From disappointment to the Olympic dream, Singapore’s sprint queen is ‘ready’ for the next challenge

From disappointment to the Olympic dream, Singapore’s sprint queen is ‘ready’ for the next challenge

Singapore’s Shanti Pereira of Singapore celebrates winning the women’s 200m final athletics event during the 19th Asian Games at Hangzhou Olympic Sports Centre on Oct. 2, 2023.

Nurphoto | Nurphoto | Getty Images

Southeast Asia’s fastest woman Shanti Pereira is a household name in Singapore after winning the country’s first medal in 49 years at last year’s Asian Games — but it was not easy getting there.

The 28-year-old track-and-field athlete — often referred to as Singapore’s sprint queen — brought home a gold in the women’s 200-meter race and silver in the 100-meter race at the Asian Games.

She is now setting her eyes on the Paris Olympics in July, and training hard in the U.S. for it.

But coming so far did not come without numerous knockdowns. 

Pereira told CNBC that one of the “hardest parts” of her career was when she suffered a hamstring injury in 2018 that derailed her training. As a result, she could not progress beyond the Asian Games heats that year.

That resulted in her losing the Sports Excellence scholarship, and within the same week, the Yip Pin Xiu scholarship — Singapore Management University’s first full sport scholarship — was taken from her hands as well when her grades dropped.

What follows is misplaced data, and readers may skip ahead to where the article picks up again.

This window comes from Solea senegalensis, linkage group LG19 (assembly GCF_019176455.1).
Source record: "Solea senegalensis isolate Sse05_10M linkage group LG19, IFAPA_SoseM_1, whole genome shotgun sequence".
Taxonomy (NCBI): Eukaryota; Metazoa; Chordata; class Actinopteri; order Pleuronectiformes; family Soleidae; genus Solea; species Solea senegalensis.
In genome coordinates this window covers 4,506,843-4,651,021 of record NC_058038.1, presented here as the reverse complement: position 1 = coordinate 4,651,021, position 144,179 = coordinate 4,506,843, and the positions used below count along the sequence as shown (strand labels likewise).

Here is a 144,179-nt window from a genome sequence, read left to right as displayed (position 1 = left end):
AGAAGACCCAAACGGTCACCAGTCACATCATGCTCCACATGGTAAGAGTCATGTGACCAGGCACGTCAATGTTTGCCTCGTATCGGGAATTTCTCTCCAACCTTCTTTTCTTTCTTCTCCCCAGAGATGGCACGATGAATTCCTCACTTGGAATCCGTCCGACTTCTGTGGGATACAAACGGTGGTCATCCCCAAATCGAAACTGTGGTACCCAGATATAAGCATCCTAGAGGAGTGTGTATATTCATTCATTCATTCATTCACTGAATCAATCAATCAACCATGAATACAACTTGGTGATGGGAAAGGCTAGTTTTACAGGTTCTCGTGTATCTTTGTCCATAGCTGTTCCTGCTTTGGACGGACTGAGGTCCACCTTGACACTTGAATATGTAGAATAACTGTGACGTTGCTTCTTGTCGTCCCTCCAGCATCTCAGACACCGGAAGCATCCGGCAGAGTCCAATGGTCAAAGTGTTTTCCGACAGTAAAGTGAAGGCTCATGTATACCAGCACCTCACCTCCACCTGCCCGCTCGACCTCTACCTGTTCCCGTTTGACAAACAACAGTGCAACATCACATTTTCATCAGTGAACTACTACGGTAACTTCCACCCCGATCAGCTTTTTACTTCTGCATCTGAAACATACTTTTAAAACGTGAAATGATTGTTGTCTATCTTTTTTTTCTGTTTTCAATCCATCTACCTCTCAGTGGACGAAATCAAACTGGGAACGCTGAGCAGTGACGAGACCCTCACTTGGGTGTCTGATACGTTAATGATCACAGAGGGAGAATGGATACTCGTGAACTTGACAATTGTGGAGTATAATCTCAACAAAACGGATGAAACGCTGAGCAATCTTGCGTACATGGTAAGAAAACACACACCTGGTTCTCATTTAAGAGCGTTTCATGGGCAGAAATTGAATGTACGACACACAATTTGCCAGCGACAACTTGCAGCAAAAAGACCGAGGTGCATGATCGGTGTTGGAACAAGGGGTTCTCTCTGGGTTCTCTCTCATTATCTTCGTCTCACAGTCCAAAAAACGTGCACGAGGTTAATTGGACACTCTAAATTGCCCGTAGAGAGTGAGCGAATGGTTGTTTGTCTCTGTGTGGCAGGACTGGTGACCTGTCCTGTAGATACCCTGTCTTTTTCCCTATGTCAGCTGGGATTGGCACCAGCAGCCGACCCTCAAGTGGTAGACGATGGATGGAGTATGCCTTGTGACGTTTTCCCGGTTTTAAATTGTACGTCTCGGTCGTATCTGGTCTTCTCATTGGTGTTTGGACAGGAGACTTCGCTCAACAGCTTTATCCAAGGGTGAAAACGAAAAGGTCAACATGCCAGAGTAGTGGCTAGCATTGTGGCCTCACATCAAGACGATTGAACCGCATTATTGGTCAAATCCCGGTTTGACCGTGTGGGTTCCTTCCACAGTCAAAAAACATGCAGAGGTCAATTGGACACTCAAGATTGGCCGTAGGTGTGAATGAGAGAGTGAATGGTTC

The next few years were a struggle for Pereira. 

“My energy was very focused on what other people were thinking of me and comparing myself to my competitors. But I realized there was absolutely no point in that — because these people have nothing to do with my life, my journey, and my successes.” 

The turning point came in 2022. Three weeks before the Southeast Asian Games, she finally snapped out of that downward spiral.

“I got really fed up and decided that I need to stop feeling sorry for myself as it wasn’t getting me anywhere.”

Although she did not win any medals at the games that year, she clinched two gold medals at the 2023 SEA Games.

The same year, Pereira broke the national record in the 100-m sprint six times and 200-m race four times.

Sha’Carri Richardson of the U.S., flanked by Shanti Pereira of Singapore and Shericka Jackson of Jamaica in the Women’s 200 meters semi-final heat three during the World Athletics Championships in Budapest, Hungary, on August 24th, 2023.

Tim Clayton – Corbis | Corbis Sport | Getty Images

Even though the hardships were painful and took “many, many years to overcome,” Pereira said it helped shape her into who she is today. 

“You build character and resilience through such experiences. It was difficult but I wouldn’t take back anything that happened as it made me the person I am today, and the athlete I am today.” 

“I can’t imagine doing anything else,” she added. “Track is a part of who I am and I just felt like I have a lot more to give to the sport.”

A role model

Paris 2024 Olympics

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